By 2025, the planet will have some 8 billion people living on it, mainly living in cities situated in coastal areas. Food consumption and water demand will rise markedly. The rising demand for hydrocarbons will continue unabated, and this is linked to climate change that will provide an ongoing challenge for engineers. While the trend in developed countries is to an ageing population, there is a "youth bulge" in underdeveloped countries. There is much poverty in the underdeveloped countries, and its burden mainly falls on women. Globally, these trends will give rise to demands for higher standards of living, including new and improved physical and social infrastructure. The trends can also create the potential for conflicts (CSIS, 2006; NAE, 2005).
The protection of the environment is an area that must be an important consideration for engineers in applying the principle of sustainability to engineering developments. Engineers play a key role in the development of infrastructure, bringing products and services to market, developing information and communications technologies (ICT), and in the development of new technologies in science and medicine. With the relentless march of globalisation, engineers need to develop existing skills and embrace new skills to keep pace with the rapidly increasing demands of technology in an ever more competitive engineering world (ASCE, 2007; JSCE, 2007; NAE, 2004; 2005).
The engineering profession will have to produce engineers and leaders who are able to create a strategic vision, and who will form innovative partnerships dedicated to raising people's standards of living and solving the world's engineering and technological problems. More women, minority groups and older engineers will have to be attracted into and supported by the engineering profession to meet these challenges (CSIS, 2006).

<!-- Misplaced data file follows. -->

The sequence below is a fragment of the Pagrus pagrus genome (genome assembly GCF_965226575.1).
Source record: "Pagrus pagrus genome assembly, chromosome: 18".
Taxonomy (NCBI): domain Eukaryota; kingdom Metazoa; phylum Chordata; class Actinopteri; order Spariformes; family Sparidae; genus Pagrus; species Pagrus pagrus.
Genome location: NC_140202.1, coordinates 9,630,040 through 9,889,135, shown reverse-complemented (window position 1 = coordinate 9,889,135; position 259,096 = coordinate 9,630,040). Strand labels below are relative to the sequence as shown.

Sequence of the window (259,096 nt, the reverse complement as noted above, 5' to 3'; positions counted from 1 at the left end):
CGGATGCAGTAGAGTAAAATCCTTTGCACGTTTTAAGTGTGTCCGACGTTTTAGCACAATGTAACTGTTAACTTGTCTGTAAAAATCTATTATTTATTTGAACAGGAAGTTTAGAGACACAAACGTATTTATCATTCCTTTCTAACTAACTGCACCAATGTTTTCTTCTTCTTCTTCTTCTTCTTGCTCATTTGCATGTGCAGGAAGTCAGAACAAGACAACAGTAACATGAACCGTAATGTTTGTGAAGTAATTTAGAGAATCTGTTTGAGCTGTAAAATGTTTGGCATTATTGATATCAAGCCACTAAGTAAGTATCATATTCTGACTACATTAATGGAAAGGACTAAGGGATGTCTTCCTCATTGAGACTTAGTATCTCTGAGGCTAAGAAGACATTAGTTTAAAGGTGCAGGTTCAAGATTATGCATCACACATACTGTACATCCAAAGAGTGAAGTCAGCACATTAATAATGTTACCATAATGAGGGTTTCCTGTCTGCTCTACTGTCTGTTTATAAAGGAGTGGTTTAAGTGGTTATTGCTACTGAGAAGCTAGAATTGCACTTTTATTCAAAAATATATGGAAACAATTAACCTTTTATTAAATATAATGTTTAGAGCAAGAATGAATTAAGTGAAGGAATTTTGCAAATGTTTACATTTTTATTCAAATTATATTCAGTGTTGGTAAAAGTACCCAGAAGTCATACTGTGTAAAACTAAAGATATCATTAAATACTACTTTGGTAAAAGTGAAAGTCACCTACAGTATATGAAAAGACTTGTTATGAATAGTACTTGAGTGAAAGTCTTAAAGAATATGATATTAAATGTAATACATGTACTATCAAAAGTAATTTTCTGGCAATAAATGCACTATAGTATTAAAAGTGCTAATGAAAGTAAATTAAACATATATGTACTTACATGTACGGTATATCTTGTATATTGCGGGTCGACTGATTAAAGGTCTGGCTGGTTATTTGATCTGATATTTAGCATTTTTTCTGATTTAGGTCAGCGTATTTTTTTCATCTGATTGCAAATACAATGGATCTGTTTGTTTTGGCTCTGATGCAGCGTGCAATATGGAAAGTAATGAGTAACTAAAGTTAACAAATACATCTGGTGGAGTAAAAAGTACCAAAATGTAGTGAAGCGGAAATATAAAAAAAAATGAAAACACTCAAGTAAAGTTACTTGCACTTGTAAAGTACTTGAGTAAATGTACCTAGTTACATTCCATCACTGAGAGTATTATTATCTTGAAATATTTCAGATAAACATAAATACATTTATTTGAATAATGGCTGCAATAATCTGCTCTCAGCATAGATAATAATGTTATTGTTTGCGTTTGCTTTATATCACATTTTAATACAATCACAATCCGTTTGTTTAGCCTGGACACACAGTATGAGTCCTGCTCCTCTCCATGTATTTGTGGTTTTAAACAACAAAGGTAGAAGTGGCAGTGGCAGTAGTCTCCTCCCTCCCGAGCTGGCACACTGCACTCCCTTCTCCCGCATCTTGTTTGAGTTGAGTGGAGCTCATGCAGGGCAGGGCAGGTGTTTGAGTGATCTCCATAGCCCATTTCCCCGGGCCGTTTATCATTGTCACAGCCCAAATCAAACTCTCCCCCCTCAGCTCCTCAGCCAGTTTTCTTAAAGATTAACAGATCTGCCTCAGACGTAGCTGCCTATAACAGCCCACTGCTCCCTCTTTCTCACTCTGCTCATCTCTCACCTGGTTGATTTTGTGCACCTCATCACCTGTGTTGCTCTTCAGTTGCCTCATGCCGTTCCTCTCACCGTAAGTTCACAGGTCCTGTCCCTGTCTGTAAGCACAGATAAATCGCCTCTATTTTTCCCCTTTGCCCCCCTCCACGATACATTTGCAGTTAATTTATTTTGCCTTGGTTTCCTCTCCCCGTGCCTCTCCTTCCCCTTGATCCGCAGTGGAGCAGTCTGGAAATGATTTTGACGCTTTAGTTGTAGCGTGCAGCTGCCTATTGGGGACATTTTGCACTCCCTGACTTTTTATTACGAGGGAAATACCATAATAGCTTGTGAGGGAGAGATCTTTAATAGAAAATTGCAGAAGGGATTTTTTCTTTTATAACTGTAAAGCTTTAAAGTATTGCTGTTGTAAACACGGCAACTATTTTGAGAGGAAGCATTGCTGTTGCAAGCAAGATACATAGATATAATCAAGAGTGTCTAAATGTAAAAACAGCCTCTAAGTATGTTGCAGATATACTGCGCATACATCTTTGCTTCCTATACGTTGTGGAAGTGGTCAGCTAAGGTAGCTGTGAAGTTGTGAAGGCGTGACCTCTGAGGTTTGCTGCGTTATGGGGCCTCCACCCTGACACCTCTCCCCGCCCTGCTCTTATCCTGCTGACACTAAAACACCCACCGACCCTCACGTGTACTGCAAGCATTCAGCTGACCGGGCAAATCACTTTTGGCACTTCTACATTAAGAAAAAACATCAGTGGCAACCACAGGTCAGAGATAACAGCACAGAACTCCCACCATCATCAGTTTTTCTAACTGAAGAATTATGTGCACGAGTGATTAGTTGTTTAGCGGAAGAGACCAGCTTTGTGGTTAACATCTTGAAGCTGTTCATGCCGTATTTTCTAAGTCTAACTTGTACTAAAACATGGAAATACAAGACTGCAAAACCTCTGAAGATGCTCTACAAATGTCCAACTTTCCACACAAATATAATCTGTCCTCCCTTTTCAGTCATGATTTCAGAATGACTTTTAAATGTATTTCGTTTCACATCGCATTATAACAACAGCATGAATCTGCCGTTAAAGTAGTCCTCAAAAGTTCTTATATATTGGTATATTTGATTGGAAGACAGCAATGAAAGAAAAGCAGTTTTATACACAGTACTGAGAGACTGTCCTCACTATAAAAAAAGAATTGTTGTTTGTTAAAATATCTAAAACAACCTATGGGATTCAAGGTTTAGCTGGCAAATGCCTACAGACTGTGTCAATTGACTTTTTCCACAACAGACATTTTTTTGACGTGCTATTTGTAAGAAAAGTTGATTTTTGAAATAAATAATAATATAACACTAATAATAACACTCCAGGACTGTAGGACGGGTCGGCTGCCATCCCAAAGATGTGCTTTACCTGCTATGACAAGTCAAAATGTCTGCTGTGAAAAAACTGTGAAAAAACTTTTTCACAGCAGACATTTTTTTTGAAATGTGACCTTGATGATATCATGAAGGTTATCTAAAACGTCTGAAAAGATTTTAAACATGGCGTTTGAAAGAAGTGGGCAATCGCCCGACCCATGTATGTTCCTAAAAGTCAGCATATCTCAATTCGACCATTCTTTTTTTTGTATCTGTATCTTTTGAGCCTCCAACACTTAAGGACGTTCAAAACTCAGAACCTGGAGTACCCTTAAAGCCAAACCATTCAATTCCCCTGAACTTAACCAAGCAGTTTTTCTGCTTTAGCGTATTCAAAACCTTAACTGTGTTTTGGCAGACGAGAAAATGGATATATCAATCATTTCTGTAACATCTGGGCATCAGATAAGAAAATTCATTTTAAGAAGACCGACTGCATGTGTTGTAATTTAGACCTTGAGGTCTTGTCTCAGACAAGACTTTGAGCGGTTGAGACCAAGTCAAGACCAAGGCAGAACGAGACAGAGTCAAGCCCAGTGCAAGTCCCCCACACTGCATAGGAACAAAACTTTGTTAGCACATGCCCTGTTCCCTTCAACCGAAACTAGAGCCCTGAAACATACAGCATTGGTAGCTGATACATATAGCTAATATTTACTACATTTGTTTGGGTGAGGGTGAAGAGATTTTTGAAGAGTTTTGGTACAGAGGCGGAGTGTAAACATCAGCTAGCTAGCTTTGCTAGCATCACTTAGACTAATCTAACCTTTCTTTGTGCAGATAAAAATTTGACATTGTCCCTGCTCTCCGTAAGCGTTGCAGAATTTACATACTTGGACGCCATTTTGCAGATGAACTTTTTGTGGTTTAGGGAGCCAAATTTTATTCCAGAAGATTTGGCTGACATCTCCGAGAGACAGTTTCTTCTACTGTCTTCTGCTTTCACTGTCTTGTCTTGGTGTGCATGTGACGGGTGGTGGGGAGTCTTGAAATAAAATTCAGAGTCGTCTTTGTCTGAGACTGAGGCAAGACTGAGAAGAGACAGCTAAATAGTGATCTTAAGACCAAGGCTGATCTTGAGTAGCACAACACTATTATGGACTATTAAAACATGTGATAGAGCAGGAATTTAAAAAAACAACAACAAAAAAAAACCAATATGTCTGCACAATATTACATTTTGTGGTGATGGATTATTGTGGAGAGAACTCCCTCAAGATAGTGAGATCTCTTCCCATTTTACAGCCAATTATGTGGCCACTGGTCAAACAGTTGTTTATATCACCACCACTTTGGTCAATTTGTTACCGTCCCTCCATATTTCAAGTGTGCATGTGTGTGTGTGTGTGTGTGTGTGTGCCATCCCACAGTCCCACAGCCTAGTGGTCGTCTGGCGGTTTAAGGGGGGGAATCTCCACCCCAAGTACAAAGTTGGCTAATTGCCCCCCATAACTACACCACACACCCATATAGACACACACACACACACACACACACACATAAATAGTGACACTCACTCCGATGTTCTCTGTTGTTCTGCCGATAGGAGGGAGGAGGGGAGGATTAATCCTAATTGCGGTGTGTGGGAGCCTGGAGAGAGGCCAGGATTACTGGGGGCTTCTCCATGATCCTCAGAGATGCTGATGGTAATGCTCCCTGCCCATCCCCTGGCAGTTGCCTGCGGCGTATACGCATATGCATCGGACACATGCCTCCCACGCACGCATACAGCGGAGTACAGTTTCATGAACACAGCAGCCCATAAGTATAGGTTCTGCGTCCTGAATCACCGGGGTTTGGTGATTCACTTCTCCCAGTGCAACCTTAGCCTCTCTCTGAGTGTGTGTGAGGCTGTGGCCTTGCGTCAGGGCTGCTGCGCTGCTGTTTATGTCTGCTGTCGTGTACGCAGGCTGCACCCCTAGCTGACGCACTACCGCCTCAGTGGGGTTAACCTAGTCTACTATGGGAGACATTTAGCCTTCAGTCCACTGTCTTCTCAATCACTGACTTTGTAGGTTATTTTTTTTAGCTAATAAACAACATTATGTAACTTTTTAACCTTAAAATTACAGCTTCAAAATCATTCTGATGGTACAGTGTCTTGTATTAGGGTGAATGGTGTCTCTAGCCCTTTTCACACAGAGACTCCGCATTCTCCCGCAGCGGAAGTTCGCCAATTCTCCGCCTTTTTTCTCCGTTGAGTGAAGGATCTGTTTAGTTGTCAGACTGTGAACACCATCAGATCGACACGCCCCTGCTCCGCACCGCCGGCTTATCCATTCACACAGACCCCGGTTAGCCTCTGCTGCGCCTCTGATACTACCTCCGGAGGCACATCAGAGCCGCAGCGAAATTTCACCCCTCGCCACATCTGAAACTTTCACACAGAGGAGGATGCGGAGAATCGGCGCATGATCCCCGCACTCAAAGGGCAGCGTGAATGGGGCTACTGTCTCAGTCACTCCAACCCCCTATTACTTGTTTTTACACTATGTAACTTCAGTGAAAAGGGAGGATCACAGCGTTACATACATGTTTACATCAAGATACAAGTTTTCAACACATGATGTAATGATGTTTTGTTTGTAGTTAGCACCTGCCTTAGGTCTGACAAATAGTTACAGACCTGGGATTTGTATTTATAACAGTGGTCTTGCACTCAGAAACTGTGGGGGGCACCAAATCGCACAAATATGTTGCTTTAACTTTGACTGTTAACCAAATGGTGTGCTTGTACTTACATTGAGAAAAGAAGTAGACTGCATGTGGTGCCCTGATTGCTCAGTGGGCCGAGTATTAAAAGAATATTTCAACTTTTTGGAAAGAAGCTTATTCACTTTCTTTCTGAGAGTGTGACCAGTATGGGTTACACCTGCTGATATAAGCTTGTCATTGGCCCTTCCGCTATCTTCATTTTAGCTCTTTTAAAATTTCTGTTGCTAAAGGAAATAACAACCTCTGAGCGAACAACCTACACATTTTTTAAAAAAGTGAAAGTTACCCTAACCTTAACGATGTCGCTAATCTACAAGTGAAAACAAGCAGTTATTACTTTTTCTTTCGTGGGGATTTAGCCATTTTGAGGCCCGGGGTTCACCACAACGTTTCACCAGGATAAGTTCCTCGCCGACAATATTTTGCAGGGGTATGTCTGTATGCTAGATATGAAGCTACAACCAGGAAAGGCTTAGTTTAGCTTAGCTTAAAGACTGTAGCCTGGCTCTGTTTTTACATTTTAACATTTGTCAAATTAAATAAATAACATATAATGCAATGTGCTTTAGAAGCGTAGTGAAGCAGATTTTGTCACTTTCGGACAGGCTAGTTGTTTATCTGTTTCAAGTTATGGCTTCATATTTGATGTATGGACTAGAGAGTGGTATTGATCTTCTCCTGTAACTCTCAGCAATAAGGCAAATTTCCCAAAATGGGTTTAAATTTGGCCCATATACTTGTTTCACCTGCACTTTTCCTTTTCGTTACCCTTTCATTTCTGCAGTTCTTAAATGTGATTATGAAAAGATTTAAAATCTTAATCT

Engineers will need to be proactively involved in giving leadership and guidance for determining public policy, and defining the research agenda on emerging technologies and in the provision and maintenance of physical and social infrastructure, new products and services. They will need to acquire the skills that allow them to operate effectively internationally in the areas of engineering teaching and practice, and in the prescription of codes, standards and regulations. Ultimately, engineers will be accredited on an international basis (ASCE, 2007; NAE, 2004; 2005).
Many engineers will operate in multidisciplinary teams to service large and complex engineering projects and systems, many offshore, requiring interdisciplinary and systems-based approaches to engineering projects and risk management. Thus, engineers will need good communication skills, be flexible in their mode of working, receptive of change, and respectful of people and cultures. The acquisition of well-developed people skills allied to problem-solving skills will be necessary along with the capability to learn the essence of the principal language used in a project. The communication skills will involve promoting the profession to the public and engineers will need to behave ethically (NAE, 2004; 2005).
The small-to-medium size enterprise (SME) sector is one of the largest employers of engineers and it requires engineers with similar skills to those engineers working in the larger enterprises. However, graduate training schemes will be required to cater for the special needs of the SME sector (RAE, 2006).
Engineering education and training will need to teach engineers how to solve social problems and how to commoditise technological innovations and processes to improve the quality of life and to diminish poverty globally; how to recreate the connections between engineering and society at large, and to acquire the tools that will achieve these objectives; and how to apply their knowledge and skills in a holistic manner that protects the environment and upholds the tenets of sustainability (RAE, 2006). …